Researchers engineer plant oils to make—and store—valuable organic compounds

Bjoern Hamberger
Bjoern Hamberger helped lead GLBRC a study at Michigan State University to increase the content of lipid droplets terpenoids in the model species Nicotiana benthamiana.
James Runde

Bioenergy crops are a potential source of renewable alternatives for many petroleum-derived products. Great Lakes Bioenergy Research Center (GLBRC) scientists at Michigan State University (MSU) have now devised a system to coax plants into producing higher amounts of two valuable organic materials, terpenes and lipid droplets, and package them together inside cells for easy extraction.

What’s that smell?

There’s nothing like the experience of hiking through coniferous woods – the soft crunch of needles underfoot, the silhouette of the forest canopy against the sky, and of course, the sweet smell of terpenes in the air. 

Among their many functions, terpenes deliver the pungence associated with evergreens. Plants naturally make these oily substances to fend off invaders, attract friendly pollinators, and even rehabilitate injury. Terpene derivatives, called terpenoids, are versatile as commodity chemicals for manufacturing, as well as fragrances and oils.

Synthetic versions of these compounds can be made out of crude oil, but the cost of doing so is prohibitive for large-scale production. The ability to extract higher quantities of terpenes from natural plant sources would increase access to these useful industrial precursors while simultaneously giving an economic boon to the biofuels industry. 

Changing pathways

Bjoern Hamberger, MSU assistant professor of biochemistry and molecular biology, is part of a GLBRC research group focused on increasing terpene production in plants. 

In a new study, published today (February 20, 2019) in the journal Nature Communications, Hamberger and an MSU team outline a series of steps to boost plants’ ability to produce several useful terpenoids, including abietic acid, found in the sticky sappy substance that firs emit when they make that familiar woodland smell. 

Radin Sadre, synthetic biologist and biochemist in MSU's department of horticulture, is the lead author of the study devised by Hamberger and Christoph Benning, MSU-DOE Plant Research Laboratory director. Benning’s previous GLBRC work on increasing lipid production in plants was the genesis of the current research.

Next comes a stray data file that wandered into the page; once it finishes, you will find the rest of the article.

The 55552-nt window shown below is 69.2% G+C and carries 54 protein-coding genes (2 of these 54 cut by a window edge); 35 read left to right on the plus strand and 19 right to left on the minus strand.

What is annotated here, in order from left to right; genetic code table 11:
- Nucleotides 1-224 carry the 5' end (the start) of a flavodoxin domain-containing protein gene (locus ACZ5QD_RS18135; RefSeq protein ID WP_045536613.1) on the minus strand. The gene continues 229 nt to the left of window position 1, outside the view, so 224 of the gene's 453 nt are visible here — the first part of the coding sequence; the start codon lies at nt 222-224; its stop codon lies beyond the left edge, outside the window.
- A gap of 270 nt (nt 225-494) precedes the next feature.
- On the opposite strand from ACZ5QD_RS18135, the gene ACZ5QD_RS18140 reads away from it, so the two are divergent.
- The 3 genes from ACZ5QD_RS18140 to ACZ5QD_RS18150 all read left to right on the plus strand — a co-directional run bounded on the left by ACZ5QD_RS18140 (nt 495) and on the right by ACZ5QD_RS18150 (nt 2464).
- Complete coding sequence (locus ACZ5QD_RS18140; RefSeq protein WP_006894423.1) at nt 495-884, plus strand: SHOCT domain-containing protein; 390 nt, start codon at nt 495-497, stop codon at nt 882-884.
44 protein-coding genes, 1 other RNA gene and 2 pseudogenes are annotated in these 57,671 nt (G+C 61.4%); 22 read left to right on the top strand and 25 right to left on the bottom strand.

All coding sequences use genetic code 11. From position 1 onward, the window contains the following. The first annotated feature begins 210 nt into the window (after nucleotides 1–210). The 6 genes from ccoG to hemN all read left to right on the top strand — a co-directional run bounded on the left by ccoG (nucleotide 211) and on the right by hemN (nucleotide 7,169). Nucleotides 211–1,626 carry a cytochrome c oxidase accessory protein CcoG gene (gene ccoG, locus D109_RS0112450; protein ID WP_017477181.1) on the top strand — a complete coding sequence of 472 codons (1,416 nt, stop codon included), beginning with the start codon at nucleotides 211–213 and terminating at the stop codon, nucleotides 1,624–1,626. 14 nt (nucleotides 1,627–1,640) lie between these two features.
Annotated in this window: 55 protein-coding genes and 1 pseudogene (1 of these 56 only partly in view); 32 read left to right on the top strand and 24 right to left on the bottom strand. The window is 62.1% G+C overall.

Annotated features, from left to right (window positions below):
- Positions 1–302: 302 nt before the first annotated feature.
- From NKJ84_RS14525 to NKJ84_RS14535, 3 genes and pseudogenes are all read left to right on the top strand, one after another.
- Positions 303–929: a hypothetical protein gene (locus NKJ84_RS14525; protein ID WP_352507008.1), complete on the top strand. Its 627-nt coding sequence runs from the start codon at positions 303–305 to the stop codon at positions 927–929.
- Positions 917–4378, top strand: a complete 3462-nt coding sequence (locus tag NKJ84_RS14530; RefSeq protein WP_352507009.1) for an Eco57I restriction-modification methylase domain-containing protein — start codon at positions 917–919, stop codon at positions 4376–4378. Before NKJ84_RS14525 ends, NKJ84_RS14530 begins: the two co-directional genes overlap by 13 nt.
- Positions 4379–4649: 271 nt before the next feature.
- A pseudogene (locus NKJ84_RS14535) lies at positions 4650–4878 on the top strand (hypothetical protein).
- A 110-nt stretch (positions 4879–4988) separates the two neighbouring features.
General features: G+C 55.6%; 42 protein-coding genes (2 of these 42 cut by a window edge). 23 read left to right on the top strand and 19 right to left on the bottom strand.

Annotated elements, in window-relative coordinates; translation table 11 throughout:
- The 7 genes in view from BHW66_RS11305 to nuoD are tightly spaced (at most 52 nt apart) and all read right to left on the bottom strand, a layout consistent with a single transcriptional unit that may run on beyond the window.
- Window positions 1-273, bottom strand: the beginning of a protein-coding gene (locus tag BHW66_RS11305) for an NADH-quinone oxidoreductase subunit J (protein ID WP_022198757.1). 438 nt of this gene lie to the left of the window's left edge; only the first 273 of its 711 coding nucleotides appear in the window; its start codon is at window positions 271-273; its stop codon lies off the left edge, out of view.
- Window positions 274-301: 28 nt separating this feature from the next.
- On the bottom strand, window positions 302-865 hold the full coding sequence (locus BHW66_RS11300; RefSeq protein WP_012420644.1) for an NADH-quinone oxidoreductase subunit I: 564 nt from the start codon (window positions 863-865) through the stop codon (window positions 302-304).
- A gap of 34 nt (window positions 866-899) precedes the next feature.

Image of lipids
Highlighted are proteins that indicate the increased presence of lipid droplets, a valuable compound that can be refined into biodiesel and other energy-dense fuels that also anchor terpenoids for easy extraction.

The GLBRC scientists at MSU embedded the tobacco relative Nicotiana benthamiana, a species with a well-understood genetic makeup, with genes from known terpene superproducers via a soil bacterium that naturally inserts DNA into the plant. They also selected enzymes known for their stability, including one from a kind of bacteria that only survives in temperatures hotter than 55 degrees Celsius.

The result was an N. benthamiana plant that manufactured much higher levels of several kinds of terpenoids—in one case, up to a 360-fold increase—anchored to lipid droplets for easy extraction.

Like mixing oil with oil

“When you have cells that are rampant producers of terpenoids, like we’ve produced, at some point these molecules will start disrupting other cellular processes,” says Hamberger. 

To hold all those extra compounds in N. benthamiana, the GLBRC team bumped up production of lipid droplets, structures that normally help store and regulate fatty molecules in the cell. The surplus lipid droplets helped trap the terpenes, making them easier to cull from the plant.

“Lipid droplets are an oily environment. The terpenoids we are overproducing don’t mix with water, so the lipid droplets were a perfect spot to anchor them,” Hamberger explains.

As a bonus, lipid droplets provide a second valuable bioproduct because they can be converted into high-octane fuels.

N. benthamiana is akin in biological makeup to poplar, a fast-growing tree that GLBRC researchers have targeted as a bioenergy crop for growth on lands not suitable for traditional agriculture. Working with a similar cellular machinery paves the way for Hamberger to try some of the best terpene-boosting genes in poplar without the same hassle as starting from a less-similar organism.
 
“Our big vision is to engineer these biomass species with new traits which will increase their worth,” says Hamberger. “Lipid droplets are perfect solvents for terpenoids – when we extract the former, we’re now getting the latter for free.”

MSU researchers contributing to this study include Peiyen Kuo, Jiaxing Chen, Yang Yang and Aparjita Banerjee. This work was primarily supported by the U.S. Department of Energy-Great Lakes Bioenergy Research Center Cooperative Agreement DE-FC02-07ER64494 (B.H., C.B.) and partially by the Division of Chemical Sciences, Geosciences and Biosciences, Office of Basic Energy Sciences of the U.S. Department of Energy Grant DE- DE-FG02-91ER20021 (C.B.) and by AgBioResearch MICL02357 (C.B.), Michigan State University. B.H. gratefully acknowledges startup funding from the Department of Molecular Biology and Biochemistry, AgBioResearch (MICL02454) and the U.S. Department of Energy Grant (DE-SC0018409), Michigan State University.

Field-to-product integration